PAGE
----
The history of the Alaska Commercial Company (ACC) is the history of America’s Last Frontier: the State of Alaska. The company arrived as more than a fur trading enterprise following the departure of the Russians. In the absence of any US civil government, it built schools, wharves, warehouses, and roads. It administered justice, allocated dock space, tracked sea ice and daily weather conditions, and kept the peace. All the above was in addition to working with the Unangan and Yu’pik hunters; running nearly 40 steamers, barges, and paddle-wheel river vessels around Alaska and to San Francisco; and operating 86 company stores and trading posts.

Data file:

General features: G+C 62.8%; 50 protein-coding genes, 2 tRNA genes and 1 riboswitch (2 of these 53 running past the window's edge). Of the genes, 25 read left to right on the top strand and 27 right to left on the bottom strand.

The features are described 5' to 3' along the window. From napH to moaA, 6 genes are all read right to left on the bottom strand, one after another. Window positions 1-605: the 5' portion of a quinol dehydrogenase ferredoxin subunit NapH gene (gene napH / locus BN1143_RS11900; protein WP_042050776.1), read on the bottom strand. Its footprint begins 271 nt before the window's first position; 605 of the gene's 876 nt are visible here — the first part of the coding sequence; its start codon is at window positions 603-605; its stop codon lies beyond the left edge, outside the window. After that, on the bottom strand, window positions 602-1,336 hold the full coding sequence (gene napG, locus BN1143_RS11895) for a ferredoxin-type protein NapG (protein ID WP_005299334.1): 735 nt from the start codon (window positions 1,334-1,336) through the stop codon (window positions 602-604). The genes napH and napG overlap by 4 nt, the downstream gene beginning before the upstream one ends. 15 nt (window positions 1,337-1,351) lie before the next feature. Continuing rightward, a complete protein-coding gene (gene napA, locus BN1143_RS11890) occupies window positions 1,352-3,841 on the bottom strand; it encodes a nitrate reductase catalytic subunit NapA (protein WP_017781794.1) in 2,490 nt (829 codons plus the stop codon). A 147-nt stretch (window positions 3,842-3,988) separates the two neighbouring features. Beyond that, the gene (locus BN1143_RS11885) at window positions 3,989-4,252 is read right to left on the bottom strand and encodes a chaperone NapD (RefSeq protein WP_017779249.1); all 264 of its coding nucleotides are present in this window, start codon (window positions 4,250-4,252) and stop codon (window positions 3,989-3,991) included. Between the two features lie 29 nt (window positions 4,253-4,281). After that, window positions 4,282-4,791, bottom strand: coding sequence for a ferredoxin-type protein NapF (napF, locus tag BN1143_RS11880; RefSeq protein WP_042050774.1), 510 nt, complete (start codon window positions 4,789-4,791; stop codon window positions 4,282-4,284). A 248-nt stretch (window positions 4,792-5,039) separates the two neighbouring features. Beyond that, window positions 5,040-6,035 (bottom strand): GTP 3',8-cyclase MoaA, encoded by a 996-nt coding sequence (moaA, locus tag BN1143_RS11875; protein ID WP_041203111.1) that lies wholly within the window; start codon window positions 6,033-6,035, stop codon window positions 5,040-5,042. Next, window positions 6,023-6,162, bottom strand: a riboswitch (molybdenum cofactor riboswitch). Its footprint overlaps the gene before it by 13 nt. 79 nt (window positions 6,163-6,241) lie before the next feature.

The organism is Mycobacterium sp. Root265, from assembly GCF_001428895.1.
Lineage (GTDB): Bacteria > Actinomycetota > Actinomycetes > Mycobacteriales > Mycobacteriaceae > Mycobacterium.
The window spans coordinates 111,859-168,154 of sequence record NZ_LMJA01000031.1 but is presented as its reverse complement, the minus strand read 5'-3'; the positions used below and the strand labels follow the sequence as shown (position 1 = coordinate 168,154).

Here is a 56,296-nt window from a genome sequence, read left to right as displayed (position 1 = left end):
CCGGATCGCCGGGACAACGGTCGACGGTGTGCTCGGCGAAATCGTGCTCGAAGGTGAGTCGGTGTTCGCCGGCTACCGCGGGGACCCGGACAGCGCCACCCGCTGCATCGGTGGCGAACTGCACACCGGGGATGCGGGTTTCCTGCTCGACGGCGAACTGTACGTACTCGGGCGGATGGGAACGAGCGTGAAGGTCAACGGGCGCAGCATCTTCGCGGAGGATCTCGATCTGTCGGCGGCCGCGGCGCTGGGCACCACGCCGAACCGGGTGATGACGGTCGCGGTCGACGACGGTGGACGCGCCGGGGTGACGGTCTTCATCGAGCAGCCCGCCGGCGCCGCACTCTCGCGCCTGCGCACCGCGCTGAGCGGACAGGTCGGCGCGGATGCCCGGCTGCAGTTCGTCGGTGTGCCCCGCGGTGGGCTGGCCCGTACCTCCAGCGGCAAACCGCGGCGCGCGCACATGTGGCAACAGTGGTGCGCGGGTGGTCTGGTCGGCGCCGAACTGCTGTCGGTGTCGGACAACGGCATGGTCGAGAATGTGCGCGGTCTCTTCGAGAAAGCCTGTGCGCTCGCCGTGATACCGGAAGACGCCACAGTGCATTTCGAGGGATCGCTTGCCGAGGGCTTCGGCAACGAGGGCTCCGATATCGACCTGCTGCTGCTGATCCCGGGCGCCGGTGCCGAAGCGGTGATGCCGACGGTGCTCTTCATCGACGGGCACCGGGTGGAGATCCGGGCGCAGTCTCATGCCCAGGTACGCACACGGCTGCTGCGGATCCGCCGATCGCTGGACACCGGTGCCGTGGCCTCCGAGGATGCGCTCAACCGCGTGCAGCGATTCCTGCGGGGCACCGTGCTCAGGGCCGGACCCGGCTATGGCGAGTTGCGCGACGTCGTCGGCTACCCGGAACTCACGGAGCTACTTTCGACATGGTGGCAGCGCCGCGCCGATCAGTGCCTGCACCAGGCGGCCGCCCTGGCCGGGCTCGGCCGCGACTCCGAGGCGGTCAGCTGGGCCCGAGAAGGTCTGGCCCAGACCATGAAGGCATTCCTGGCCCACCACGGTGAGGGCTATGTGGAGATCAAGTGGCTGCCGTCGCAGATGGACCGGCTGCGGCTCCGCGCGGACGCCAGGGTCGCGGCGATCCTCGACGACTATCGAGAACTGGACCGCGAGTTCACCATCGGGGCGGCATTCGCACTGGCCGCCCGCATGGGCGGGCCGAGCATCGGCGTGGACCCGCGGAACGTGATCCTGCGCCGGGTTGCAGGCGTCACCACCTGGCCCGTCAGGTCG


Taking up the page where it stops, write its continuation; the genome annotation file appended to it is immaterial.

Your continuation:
The longevity of the ACC can be attributed partially to how the company’s Jewish founders - steeped in the tenets of Judaism: charity, education, and justice - embedded those values in the operations of the corporation. Early company correspondence from headquarters in San Francisco consistently directed local managers to provide for widows and children of their Alaska Native hunters and to extend charity to the elderly in the villages. Even when it was not profitable, they kept some outlying trading posts open in order to prevent famine in those Aleutian villages. The San Francisco founders were noted for their philanthropy; they ran ACC as a family business that included their customers as such.